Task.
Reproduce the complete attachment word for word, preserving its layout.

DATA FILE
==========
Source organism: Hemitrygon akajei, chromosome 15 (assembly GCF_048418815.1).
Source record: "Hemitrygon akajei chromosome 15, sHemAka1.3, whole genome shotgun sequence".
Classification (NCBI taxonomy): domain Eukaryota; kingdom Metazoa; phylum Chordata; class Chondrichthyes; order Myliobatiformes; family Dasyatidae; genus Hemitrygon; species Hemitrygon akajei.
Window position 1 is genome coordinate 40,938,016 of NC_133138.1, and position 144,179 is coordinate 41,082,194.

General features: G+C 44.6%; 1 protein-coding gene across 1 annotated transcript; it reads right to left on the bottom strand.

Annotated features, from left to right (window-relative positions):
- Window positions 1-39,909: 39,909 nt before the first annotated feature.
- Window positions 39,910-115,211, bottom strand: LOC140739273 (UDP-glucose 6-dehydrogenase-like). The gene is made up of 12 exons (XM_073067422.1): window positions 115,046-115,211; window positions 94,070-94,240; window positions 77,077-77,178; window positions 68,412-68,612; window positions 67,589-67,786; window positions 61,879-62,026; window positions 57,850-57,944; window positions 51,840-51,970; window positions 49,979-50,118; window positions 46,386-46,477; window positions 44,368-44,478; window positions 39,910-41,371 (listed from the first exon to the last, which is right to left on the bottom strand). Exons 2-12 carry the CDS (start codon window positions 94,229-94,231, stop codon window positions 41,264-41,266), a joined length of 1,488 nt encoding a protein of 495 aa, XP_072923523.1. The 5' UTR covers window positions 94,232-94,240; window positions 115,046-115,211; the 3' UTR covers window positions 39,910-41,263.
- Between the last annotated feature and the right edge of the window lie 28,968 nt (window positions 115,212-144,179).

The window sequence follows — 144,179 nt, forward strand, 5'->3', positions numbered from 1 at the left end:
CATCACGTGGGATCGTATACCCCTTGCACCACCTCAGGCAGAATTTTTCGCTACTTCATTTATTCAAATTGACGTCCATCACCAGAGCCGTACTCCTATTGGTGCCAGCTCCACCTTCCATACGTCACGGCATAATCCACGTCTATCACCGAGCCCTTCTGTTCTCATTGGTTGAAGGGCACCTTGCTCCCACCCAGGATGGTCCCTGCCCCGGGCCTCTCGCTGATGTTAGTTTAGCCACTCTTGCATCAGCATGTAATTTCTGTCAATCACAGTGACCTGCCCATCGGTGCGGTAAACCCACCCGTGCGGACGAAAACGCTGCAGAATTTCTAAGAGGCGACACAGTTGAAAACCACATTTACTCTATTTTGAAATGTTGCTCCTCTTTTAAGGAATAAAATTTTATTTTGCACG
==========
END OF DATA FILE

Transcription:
Source organism: Hemitrygon akajei, chromosome 15 (assembly GCF_048418815.1).
Source record: "Hemitrygon akajei chromosome 15, sHemAka1.3, whole genome shotgun sequence".
Classification (NCBI taxonomy): domain Eukaryota; kingdom Metazoa; phylum Chordata; class Chondrichthyes; order Myliobatiformes; family Dasyatidae; genus Hemitrygon; species Hemitrygon akajei.
Window position 1 is genome coordinate 40,938,016 of NC_133138.1, and position 144,179 is coordinate 41,082,194.

General features: G+C 44.6%; 1 protein-coding gene across 1 annotated transcript; it reads right to left on the bottom strand.

Annotated features, from left to right (window-relative positions):
- Window positions 1-39,909: 39,909 nt before the first annotated feature.
- Window positions 39,910-115,211, bottom strand: LOC140739273 (UDP-glucose 6-dehydrogenase-like). The gene is made up of 12 exons (XM_073067422.1): window positions 115,046-115,211; window positions 94,070-94,240; window positions 77,077-77,178; window positions 68,412-68,612; window positions 67,589-67,786; window positions 61,879-62,026; window positions 57,850-57,944; window positions 51,840-51,970; window positions 49,979-50,118; window positions 46,386-46,477; window positions 44,368-44,478; window positions 39,910-41,371 (listed from the first exon to the last, which is right to left on the bottom strand). Exons 2-12 carry the CDS (start codon window positions 94,229-94,231, stop codon window positions 41,264-41,266), a joined length of 1,488 nt encoding a protein of 495 aa, XP_072923523.1. The 5' UTR covers window positions 94,232-94,240; window positions 115,046-115,211; the 3' UTR covers window positions 39,910-41,263.
- Between the last annotated feature and the right edge of the window lie 28,968 nt (window positions 115,212-144,179).

The window sequence follows — 144,179 nt, forward strand, 5'->3', positions numbered from 1 at the left end:
CATCACGTGGGATCGTATACCCCTTGCACCACCTCAGGCAGAATTTTTCGCTACTTCATTTATTCAAATTGACGTCCATCACCAGAGCCGTACTCCTATTGGTGCCAGCTCCACCTTCCATACGTCACGGCATAATCCACGTCTATCACCGAGCCCTTCTGTTCTCATTGGTTGAAGGGCACCTTGCTCCCACCCAGGATGGTCCCTGCCCCGGGCCTCTCGCTGATGTTAGTTTAGCCACTCTTGCATCAGCATGTAATTTCTGTCAATCACAGTGACCTGCCCATCGGTGCGGTAAACCCACCCGTGCGGACGAAAACGCTGCAGAATTTCTAAGAGGCGACACAGTTGAAAACCACATTTACTCTATTTTGAAATGTTGCTCCTCTTTTAAGGAATAAAATTTTATTTTGCACG